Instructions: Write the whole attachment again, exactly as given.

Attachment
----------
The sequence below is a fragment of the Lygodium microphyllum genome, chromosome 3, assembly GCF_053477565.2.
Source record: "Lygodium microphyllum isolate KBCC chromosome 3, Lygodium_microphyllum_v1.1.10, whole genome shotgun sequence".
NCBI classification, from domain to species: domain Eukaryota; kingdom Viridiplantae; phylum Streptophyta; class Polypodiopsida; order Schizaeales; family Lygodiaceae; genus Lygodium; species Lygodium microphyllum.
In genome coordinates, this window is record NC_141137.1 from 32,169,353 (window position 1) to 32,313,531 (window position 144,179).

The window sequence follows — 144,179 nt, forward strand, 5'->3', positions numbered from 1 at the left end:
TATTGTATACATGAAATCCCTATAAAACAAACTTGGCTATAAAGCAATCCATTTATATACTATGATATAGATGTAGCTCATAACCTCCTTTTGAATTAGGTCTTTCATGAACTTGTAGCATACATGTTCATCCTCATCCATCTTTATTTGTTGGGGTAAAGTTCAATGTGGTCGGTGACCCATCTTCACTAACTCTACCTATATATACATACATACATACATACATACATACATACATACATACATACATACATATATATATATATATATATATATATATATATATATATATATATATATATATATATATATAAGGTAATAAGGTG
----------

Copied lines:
The sequence below is a fragment of the Lygodium microphyllum genome, chromosome 3, assembly GCF_053477565.2.
Source record: "Lygodium microphyllum isolate KBCC chromosome 3, Lygodium_microphyllum_v1.1.10, whole genome shotgun sequence".
NCBI classification, from domain to species: domain Eukaryota; kingdom Viridiplantae; phylum Streptophyta; class Polypodiopsida; order Schizaeales; family Lygodiaceae; genus Lygodium; species Lygodium microphyllum.
In genome coordinates, this window is record NC_141137.1 from 32,169,353 (window position 1) to 32,313,531 (window position 144,179).

The window sequence follows — 144,179 nt, forward strand, 5'->3', positions numbered from 1 at the left end:
TATTGTATACATGAAATCCCTATAAAACAAACTTGGCTATAAAGCAATCCATTTATATACTATGATATAGATGTAGCTCATAACCTCCTTTTGAATTAGGTCTTTCATGAACTTGTAGCATACATGTTCATCCTCATCCATCTTTATTTGTTGGGGTAAAGTTCAATGTGGTCGGTGACCCATCTTCACTAACTCTACCTATATATACATACATACATACATACATACATACATACATACATACATACATACATATATATATATATATATATATATATATATATATATATATATATATATATATATATATATAAGGTAATAAGGTG